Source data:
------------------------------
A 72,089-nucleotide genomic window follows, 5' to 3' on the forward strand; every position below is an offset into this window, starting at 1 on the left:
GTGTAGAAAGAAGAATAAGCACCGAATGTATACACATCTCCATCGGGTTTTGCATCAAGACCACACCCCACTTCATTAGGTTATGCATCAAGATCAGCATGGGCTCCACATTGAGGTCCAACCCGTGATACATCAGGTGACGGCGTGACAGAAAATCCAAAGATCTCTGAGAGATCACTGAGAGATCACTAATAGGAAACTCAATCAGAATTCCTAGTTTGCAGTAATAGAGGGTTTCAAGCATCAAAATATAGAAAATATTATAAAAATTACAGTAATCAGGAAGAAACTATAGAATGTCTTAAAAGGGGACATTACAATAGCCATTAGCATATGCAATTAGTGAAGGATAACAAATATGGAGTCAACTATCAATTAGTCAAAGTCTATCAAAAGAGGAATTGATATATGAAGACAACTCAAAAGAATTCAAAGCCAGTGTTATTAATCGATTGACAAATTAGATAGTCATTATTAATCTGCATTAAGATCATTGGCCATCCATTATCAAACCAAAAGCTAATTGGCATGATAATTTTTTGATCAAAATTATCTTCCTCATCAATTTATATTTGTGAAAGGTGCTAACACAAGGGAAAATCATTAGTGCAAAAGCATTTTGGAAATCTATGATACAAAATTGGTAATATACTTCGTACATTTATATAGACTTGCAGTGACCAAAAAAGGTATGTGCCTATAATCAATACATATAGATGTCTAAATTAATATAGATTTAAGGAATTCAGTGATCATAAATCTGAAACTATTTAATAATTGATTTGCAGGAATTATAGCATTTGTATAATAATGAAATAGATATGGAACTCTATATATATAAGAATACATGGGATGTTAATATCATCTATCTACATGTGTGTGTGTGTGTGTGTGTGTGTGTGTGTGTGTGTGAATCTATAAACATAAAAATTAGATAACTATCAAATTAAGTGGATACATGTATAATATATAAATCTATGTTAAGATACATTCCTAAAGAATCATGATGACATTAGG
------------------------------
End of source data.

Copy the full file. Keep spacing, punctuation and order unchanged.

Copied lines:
A 72,089-nucleotide genomic window follows, 5' to 3' on the forward strand; every position below is an offset into this window, starting at 1 on the left:
GTGTAGAAAGAAGAATAAGCACCGAATGTATACACATCTCCATCGGGTTTTGCATCAAGACCACACCCCACTTCATTAGGTTATGCATCAAGATCAGCATGGGCTCCACATTGAGGTCCAACCCGTGATACATCAGGTGACGGCGTGACAGAAAATCCAAAGATCTCTGAGAGATCACTGAGAGATCACTAATAGGAAACTCAATCAGAATTCCTAGTTTGCAGTAATAGAGGGTTTCAAGCATCAAAATATAGAAAATATTATAAAAATTACAGTAATCAGGAAGAAACTATAGAATGTCTTAAAAGGGGACATTACAATAGCCATTAGCATATGCAATTAGTGAAGGATAACAAATATGGAGTCAACTATCAATTAGTCAAAGTCTATCAAAAGAGGAATTGATATATGAAGACAACTCAAAAGAATTCAAAGCCAGTGTTATTAATCGATTGACAAATTAGATAGTCATTATTAATCTGCATTAAGATCATTGGCCATCCATTATCAAACCAAAAGCTAATTGGCATGATAATTTTTTGATCAAAATTATCTTCCTCATCAATTTATATTTGTGAAAGGTGCTAACACAAGGGAAAATCATTAGTGCAAAAGCATTTTGGAAATCTATGATACAAAATTGGTAATATACTTCGTACATTTATATAGACTTGCAGTGACCAAAAAAGGTATGTGCCTATAATCAATACATATAGATGTCTAAATTAATATAGATTTAAGGAATTCAGTGATCATAAATCTGAAACTATTTAATAATTGATTTGCAGGAATTATAGCATTTGTATAATAATGAAATAGATATGGAACTCTATATATATAAGAATACATGGGATGTTAATATCATCTATCTACATGTGTGTGTGTGTGTGTGTGTGTGTGTGTGTGTGTGTGAATCTATAAACATAAAAATTAGATAACTATCAAATTAAGTGGATACATGTATAATATATAAATCTATGTTAAGATACATTCCTAAAGAATCATGATGACATTAGG